Author and Presidential historian Jon Meacham contextualizes political polarization

Jan 11, 2019

Jon Meacham, Author "The Soul of America" at Grand Valley State University's Eberhard Center

Presidential historian John Meacham, author of the recently released book “The Soul of America” visited Grand Valley State University in partnership with the Hauenstein Center for Presidential Studies and the Gerald R. Ford Presidential Foundation and Gerald R. Ford Presidential Museum. Meacham explains the political rancor permeating American society is nothing new offering a way forward. 

Presidential historian John Meacham explains Americans have an essence drawn from its great leaders, and... “You have a soul that has room for the Klan and it has room for Martin Luther King. And when you think about it, the struggle of every moment, because this is true for us, right, individually, so why wouldn’t it be true in a Republic, which is the sum of our parts. A Republic is the sum of our manifestation of the dispositions of heart and mind of all of us. It’s the nature of self-government. It’s an idea Plato understood it. It came through Augustine and Aquinas to Machiavelli to Madison to all of us. We are, in fact, the country is in fact far more representative us than we might want to acknowledge. Politicians are far more often mirrors of who we are than they are molders. That’s a hard truth, but think about it.”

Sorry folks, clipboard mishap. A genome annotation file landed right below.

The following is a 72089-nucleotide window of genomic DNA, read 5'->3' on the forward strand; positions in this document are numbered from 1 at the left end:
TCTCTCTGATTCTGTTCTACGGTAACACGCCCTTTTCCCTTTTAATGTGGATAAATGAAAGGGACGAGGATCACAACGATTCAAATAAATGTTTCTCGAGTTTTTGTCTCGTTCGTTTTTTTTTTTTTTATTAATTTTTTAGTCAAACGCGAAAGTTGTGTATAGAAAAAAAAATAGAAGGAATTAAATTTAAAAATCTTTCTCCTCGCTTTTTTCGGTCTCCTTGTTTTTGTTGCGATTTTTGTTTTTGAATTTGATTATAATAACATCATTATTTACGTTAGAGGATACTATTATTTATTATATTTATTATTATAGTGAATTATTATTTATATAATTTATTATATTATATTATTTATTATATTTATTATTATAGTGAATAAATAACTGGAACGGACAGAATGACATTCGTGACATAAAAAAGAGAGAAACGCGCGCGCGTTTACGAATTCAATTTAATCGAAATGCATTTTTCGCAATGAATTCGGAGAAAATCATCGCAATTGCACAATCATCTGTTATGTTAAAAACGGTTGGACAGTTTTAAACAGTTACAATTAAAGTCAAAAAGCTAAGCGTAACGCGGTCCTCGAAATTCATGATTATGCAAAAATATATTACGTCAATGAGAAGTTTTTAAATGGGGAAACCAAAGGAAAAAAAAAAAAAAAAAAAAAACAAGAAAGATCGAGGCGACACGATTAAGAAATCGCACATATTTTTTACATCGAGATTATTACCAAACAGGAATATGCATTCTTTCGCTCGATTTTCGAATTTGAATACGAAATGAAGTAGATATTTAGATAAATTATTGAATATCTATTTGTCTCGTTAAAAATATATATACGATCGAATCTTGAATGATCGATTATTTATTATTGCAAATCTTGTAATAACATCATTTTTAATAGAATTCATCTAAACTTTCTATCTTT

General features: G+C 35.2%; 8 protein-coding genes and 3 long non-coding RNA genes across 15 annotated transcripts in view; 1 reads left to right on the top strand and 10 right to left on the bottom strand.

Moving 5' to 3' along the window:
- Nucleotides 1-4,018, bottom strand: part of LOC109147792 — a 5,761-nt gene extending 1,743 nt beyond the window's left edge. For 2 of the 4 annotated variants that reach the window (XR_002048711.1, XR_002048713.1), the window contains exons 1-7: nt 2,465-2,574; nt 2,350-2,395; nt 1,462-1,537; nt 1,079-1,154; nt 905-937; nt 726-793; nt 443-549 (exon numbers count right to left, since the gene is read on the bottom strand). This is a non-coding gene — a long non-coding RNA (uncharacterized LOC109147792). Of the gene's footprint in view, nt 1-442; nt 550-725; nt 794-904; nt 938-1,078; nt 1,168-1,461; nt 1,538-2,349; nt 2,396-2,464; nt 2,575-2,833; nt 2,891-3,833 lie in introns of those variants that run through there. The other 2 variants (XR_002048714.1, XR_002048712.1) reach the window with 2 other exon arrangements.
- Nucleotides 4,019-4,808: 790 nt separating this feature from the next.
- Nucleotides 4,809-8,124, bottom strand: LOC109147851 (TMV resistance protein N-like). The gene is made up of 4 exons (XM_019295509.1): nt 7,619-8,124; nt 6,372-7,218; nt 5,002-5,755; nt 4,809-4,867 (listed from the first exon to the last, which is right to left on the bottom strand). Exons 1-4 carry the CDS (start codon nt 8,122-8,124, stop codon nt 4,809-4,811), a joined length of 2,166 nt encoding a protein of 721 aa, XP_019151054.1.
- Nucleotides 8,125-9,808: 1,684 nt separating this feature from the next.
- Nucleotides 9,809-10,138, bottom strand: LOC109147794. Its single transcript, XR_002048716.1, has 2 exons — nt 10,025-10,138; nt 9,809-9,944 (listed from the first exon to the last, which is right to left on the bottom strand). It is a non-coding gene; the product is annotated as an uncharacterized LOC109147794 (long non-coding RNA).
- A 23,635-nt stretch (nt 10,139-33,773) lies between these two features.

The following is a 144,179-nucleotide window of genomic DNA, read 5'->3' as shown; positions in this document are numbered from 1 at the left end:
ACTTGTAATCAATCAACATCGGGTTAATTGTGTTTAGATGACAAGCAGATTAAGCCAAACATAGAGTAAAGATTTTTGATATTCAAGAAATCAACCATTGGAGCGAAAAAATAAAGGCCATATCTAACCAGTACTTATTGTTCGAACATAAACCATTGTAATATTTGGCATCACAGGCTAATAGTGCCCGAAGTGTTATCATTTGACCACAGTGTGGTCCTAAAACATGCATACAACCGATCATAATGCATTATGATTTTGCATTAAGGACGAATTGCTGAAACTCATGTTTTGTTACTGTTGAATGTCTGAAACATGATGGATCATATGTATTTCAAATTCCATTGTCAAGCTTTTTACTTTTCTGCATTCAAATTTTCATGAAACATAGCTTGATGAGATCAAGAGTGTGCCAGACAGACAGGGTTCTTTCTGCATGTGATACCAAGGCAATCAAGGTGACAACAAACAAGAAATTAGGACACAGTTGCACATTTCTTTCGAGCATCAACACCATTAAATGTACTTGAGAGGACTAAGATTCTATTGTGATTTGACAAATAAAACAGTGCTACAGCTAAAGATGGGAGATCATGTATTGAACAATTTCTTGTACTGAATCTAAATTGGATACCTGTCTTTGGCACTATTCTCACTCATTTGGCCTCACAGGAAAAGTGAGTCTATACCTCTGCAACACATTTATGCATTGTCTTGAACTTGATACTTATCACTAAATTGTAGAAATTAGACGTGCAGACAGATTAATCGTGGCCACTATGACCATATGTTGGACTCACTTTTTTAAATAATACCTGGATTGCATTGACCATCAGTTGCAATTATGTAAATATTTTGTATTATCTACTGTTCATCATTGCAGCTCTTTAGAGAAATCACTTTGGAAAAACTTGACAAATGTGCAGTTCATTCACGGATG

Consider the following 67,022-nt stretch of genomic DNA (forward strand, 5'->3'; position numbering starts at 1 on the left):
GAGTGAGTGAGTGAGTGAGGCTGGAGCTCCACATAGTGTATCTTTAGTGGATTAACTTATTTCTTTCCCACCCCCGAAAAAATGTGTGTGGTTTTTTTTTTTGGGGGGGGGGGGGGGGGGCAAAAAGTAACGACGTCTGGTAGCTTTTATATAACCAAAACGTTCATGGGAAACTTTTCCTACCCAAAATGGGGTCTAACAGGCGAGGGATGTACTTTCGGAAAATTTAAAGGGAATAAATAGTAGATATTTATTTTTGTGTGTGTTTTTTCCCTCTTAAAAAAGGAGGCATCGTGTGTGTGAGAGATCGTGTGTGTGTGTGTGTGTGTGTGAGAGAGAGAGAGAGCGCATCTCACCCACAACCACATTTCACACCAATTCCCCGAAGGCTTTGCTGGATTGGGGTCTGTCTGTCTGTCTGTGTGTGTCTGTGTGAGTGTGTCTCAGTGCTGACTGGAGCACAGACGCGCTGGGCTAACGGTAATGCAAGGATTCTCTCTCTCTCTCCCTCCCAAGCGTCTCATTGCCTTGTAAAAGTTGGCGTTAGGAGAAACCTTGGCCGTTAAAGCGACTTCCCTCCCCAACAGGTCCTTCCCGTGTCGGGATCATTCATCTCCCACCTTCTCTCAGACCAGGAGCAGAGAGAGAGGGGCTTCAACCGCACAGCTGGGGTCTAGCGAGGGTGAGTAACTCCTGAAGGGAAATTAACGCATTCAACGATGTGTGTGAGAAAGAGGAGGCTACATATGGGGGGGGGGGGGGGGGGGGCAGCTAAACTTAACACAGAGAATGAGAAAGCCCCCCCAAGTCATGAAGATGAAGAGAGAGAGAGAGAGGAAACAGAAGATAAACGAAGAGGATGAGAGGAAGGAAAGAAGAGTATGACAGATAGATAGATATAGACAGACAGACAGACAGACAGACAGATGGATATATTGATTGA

Meacham, the author of the book The Soul of America says we all need to understand our politics, our government and public life is a human struggle that he sees as liberating.

“Because it means that we can change it. We won’t change it perfectly or forever, because nothing will be changed perfectly and forever short of what Faulkner called “the last red and dying evening”, but the soul of the country ultimately has created a culture where, what is the immigration issue in this country? It’s that people want to come here. They’re not leaving. They’re coming here. And we can argue, and will, for the next year about the nuances and details of that, but fundamentally do people want to be part of this experiment or not? And more people want to be part of it than not.and so there’s something worth preserving. There’s something worth refining and it will go on and be a struggle from moment to moment to moment.”

Patrick Center, WGVU News.